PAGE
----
So this is just quick post to finish up some details of my last post on steering. Nothing here is earth shattering (simple mathematical function manipulation), but it is handy stuff to consider when you’re trying to polish a steering system.

First off, let’s revisit Reynold’s classic repulsion force for the separation behaviour. He does a nifty trick that I found rather clever. Basically he wanted a 1/x repulsive force that was inexpensive to compute.

Conceptually you should normalize the vector to the entity and scale it by the force you want to apply (in this case 1/x). He saves the square root (the normalize) by just dividing by the squared distance! One divide for the normalize and another for the 1/x. Neat. But this optimization comes at a cost. We lose a lot of control over this force. I personally feel that the normalize isn’t really a performance concern on modern hardware unless you’re simulating very large numbers of entities and the nearest neighbor calculations are orders of magnitude more expensive than the square root. But regardless, my first tweak to the force can be done with Reynold’s divide by the squared distance trick.

Previously we came to the conclusion that discontinuities in steering forces were pure unadulterated evil. If the distance cutoff for your nearest neighbors is large enough the 1/x force will be essentially zero when entities enter the neighborhood. This however is rarely the case. Let’s look at the 1/x and 1/x2 functions.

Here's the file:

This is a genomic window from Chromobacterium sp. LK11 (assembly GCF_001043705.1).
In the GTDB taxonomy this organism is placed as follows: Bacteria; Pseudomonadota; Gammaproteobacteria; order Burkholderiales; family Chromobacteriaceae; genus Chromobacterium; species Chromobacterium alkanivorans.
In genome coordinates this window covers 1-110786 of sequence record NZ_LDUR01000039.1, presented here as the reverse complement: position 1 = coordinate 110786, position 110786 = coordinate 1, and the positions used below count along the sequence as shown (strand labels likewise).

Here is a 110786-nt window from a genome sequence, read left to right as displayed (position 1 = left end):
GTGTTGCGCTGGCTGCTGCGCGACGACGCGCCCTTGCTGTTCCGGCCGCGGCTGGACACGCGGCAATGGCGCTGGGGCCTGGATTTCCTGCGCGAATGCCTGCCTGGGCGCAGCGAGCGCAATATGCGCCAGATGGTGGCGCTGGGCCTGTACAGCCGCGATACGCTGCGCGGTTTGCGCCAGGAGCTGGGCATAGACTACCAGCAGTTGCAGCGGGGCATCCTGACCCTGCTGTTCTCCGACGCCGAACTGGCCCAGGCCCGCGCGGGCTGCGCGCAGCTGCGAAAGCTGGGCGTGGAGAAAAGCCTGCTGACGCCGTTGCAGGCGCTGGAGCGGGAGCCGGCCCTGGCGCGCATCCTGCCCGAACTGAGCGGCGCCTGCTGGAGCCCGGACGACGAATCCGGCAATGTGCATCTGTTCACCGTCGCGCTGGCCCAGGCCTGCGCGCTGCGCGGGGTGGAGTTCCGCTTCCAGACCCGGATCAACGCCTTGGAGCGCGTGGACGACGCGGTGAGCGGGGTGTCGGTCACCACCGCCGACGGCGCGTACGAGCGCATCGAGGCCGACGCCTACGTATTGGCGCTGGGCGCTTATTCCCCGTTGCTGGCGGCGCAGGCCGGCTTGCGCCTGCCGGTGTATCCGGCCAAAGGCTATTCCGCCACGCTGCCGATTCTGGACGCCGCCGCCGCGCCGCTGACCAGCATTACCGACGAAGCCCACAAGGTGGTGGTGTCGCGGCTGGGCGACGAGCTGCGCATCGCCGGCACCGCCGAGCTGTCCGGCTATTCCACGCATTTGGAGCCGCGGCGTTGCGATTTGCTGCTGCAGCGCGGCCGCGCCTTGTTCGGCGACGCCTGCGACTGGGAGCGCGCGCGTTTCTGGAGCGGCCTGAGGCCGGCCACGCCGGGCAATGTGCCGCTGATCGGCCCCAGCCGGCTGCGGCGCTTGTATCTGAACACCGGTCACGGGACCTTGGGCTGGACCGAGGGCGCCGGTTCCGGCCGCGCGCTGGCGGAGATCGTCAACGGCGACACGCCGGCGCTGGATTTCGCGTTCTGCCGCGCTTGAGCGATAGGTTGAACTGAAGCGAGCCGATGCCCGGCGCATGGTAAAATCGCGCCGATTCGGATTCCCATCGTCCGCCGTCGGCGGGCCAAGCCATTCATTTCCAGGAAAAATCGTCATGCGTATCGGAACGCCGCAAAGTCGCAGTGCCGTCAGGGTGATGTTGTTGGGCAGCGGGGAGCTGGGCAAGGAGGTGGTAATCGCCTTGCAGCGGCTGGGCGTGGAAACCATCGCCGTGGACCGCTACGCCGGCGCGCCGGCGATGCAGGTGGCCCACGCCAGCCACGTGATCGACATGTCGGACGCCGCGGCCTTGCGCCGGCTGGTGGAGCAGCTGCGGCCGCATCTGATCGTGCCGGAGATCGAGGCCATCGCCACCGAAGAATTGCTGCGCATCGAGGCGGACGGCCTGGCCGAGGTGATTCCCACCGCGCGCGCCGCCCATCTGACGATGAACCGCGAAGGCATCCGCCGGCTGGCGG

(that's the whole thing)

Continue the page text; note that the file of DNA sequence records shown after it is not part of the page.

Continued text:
Basic Functions

Notice that with a cutoff of 4 the 1/x force is 0.25. To prevent discontinuities we’d like the value of the function at the cutoff to be pretty flat and zero. We can make it zero by simply moving the function down a bit! Specifically we can just apply negative correction of the value of whatever function we use at the cutoff point. In this case -1/4. If we were using a 1/x2 force we’d apply a -1/42 correction.

Correction at 4

One of the nice things about the x2 curve is that it flattens out quickly and is more suitable for some uses because of this. But to use a 1/x2 curve I need to normalize the vector and compute the force separately. I like the flexibility of this approach for other reasons though. I can now manipulate this force in any way I see fit. Besides changing the fundamental shape of the curve (like from 1/x to 1/x2) I can also simply shift it left or right. Why would I do this? Well 1/x type curves get pretty big when the distance drops below 1. I’m pretty sure I don’t need a repulsive force with a magnitude of 16 if the distance is 0.25m. I can either just clamp the max force or I can slide the function left so I can smoothly ramp up to the max force at zero distance. This is a simple matter of just fiddling with x (distance) as the input to the function. Here’s the repulsive force shifted left by 0.3 and corrected to be zero at 4 which maxes out at 3 instead of infinity.

Shifted Left